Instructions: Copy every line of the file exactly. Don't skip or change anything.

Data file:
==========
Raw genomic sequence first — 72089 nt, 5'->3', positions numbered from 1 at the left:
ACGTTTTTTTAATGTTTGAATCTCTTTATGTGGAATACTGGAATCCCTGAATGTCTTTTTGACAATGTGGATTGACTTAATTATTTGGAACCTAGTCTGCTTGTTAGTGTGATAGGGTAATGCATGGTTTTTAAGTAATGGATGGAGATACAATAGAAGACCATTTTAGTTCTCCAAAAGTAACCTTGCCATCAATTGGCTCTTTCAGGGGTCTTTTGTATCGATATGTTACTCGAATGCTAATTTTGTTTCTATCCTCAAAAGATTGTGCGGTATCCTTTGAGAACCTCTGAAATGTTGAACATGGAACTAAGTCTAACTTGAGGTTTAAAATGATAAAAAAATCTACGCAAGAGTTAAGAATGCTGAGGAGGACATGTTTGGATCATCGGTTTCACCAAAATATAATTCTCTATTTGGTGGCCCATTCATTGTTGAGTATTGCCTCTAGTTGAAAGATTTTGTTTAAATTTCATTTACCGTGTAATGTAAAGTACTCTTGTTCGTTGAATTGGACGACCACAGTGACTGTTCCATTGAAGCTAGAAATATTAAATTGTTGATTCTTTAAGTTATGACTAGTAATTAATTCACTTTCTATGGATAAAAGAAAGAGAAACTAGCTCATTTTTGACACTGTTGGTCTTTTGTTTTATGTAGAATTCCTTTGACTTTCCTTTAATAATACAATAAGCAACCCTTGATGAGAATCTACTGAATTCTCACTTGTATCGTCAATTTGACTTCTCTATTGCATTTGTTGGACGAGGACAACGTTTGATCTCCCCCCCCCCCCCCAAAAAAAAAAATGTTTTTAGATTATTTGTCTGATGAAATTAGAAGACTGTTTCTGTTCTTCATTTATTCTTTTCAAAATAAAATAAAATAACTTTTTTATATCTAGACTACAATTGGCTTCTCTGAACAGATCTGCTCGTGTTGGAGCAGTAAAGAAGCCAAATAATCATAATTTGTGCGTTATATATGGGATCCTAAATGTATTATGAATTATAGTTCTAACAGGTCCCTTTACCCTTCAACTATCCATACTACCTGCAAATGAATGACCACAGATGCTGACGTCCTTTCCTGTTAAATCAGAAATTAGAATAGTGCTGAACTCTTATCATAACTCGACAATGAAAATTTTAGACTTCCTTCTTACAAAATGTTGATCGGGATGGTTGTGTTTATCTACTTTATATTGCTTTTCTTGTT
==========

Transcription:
Raw genomic sequence first — 72089 nt, 5'->3', positions numbered from 1 at the left:
ACGTTTTTTTAATGTTTGAATCTCTTTATGTGGAATACTGGAATCCCTGAATGTCTTTTTGACAATGTGGATTGACTTAATTATTTGGAACCTAGTCTGCTTGTTAGTGTGATAGGGTAATGCATGGTTTTTAAGTAATGGATGGAGATACAATAGAAGACCATTTTAGTTCTCCAAAAGTAACCTTGCCATCAATTGGCTCTTTCAGGGGTCTTTTGTATCGATATGTTACTCGAATGCTAATTTTGTTTCTATCCTCAAAAGATTGTGCGGTATCCTTTGAGAACCTCTGAAATGTTGAACATGGAACTAAGTCTAACTTGAGGTTTAAAATGATAAAAAAATCTACGCAAGAGTTAAGAATGCTGAGGAGGACATGTTTGGATCATCGGTTTCACCAAAATATAATTCTCTATTTGGTGGCCCATTCATTGTTGAGTATTGCCTCTAGTTGAAAGATTTTGTTTAAATTTCATTTACCGTGTAATGTAAAGTACTCTTGTTCGTTGAATTGGACGACCACAGTGACTGTTCCATTGAAGCTAGAAATATTAAATTGTTGATTCTTTAAGTTATGACTAGTAATTAATTCACTTTCTATGGATAAAAGAAAGAGAAACTAGCTCATTTTTGACACTGTTGGTCTTTTGTTTTATGTAGAATTCCTTTGACTTTCCTTTAATAATACAATAAGCAACCCTTGATGAGAATCTACTGAATTCTCACTTGTATCGTCAATTTGACTTCTCTATTGCATTTGTTGGACGAGGACAACGTTTGATCTCCCCCCCCCCCCCCAAAAAAAAAAATGTTTTTAGATTATTTGTCTGATGAAATTAGAAGACTGTTTCTGTTCTTCATTTATTCTTTTCAAAATAAAATAAAATAACTTTTTTATATCTAGACTACAATTGGCTTCTCTGAACAGATCTGCTCGTGTTGGAGCAGTAAAGAAGCCAAATAATCATAATTTGTGCGTTATATATGGGATCCTAAATGTATTATGAATTATAGTTCTAACAGGTCCCTTTACCCTTCAACTATCCATACTACCTGCAAATGAATGACCACAGATGCTGACGTCCTTTCCTGTTAAATCAGAAATTAGAATAGTGCTGAACTCTTATCATAACTCGACAATGAAAATTTTAGACTTCCTTCTTACAAAATGTTGATCGGGATGGTTGTGTTTATCTACTTTATATTGCTTTTCTTGTT